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The Long-Term Outlook

picture of JPT Editor John DonnellyEnergy outlooks by companies, government agencies, and private industry groups identify long-term energy trends and develop projections on supply and demand based on factors such as technological advancement, population trends, the global economy, and policy issues. One of the most respected of these viewpoints comes annually from ExxonMobil, which last month updated its projections for the next 25-plus years in its “Outlook for Energy: A View to 2040.”

Although some of the trends are carry-overs from previous editions, the energy landscape has changed a lot over the past few years, most notably the growth in unconventional resources in North America. Here are some of the significant findings from the report:

  • Energy demand in developing nations will rise 65% by 2040, reflecting growing prosperity and expanding economies.
  • Greater demand in electricity and transportation fuel will help drive this increase.
  • Technology continues to allow for the development of once hard-to-produce energy resources, significantly expanding available supplies to meet global demand.
  • Oil will remain the top global fuel, as transportation use will contribute to gasoline and diesel demand. Demand for transportation fuel will stay flat in Europe and decline in North America, but it will grow dramatically in the rest of the world.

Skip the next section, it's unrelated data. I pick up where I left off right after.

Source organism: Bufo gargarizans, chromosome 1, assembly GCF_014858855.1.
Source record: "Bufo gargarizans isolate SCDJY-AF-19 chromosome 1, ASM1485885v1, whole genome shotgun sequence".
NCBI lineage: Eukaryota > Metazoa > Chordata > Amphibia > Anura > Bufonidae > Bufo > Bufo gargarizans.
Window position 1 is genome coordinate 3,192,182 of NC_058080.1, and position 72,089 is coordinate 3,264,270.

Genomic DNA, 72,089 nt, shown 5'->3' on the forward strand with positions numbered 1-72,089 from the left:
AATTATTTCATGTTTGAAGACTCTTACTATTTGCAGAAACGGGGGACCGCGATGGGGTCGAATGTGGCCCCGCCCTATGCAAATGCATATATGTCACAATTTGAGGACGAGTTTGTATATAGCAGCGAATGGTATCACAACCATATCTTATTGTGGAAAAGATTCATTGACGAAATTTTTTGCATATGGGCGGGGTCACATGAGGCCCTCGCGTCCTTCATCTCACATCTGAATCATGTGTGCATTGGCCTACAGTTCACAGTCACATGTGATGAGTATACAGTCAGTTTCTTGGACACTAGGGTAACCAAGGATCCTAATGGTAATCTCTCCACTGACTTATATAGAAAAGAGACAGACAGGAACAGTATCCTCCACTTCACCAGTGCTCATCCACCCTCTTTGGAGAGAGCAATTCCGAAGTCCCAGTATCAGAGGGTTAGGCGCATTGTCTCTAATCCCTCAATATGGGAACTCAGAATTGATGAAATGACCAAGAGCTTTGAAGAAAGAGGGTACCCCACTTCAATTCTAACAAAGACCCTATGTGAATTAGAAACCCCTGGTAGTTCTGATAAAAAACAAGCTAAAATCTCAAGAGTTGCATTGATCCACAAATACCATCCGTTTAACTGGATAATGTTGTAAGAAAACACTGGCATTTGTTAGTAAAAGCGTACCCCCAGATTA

• Natural gas will become the world’s second most used fuel during the period, overtaking coal.

ExxonMobil forecasts that global energy consumption will rise 35% by 2040, primarily in China and India. Demand in developed regions such as the United States, Canada, and Europe will largely remain unchanged or decline as they become more efficient in their energy use. Developed nations are forecast to generate 80% more economic output by 2040 compared with 2010, but will use the same amount of energy.

Another report released last month, by the US Energy Information Administration (EIA), predicts that growth in unconventional production will continue to have a huge effect on the US. The report forecasts US oil production increases of more than 200,000 B/D each year through 2019. In addition, the country will become an important supplier of natural gas globally as domestic production outpaces demand.

The US currently produces 6.5 million B/D of oil and that figure will rise to 7.5 ­million B/D by 2019, and will remain above 6 million B/D through 2040, according to the report. Most of the growth will come from onshore production, mainly from shale and other tight formations, the EIA said. US gas production will continue to outstrip domestic demand through 2020. The outlook sees world oil demand growing from the current 88 million B/D to 113 million B/D in 2040 because of strong consumption in China, India, Brazil, and other developing economies.